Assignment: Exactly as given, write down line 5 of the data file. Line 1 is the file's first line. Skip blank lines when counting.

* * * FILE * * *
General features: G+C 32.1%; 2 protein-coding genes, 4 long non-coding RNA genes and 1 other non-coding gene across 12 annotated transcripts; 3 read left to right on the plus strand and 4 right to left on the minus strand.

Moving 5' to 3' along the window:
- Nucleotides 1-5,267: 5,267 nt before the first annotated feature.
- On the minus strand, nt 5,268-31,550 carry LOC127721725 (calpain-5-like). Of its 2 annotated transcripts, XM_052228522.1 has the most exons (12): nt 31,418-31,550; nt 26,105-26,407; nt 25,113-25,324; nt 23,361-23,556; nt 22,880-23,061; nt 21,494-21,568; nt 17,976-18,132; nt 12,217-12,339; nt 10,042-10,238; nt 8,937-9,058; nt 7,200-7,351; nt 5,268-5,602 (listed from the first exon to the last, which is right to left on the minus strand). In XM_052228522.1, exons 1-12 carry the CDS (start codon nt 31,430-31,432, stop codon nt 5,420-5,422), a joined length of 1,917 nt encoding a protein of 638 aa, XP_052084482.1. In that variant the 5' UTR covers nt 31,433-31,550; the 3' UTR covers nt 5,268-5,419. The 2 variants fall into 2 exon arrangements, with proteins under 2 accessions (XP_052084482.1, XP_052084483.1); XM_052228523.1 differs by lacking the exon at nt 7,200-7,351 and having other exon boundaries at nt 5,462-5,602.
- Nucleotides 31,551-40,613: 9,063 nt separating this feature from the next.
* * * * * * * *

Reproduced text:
- Nucleotides 31,551-40,613: 9,063 nt separating this feature from the next.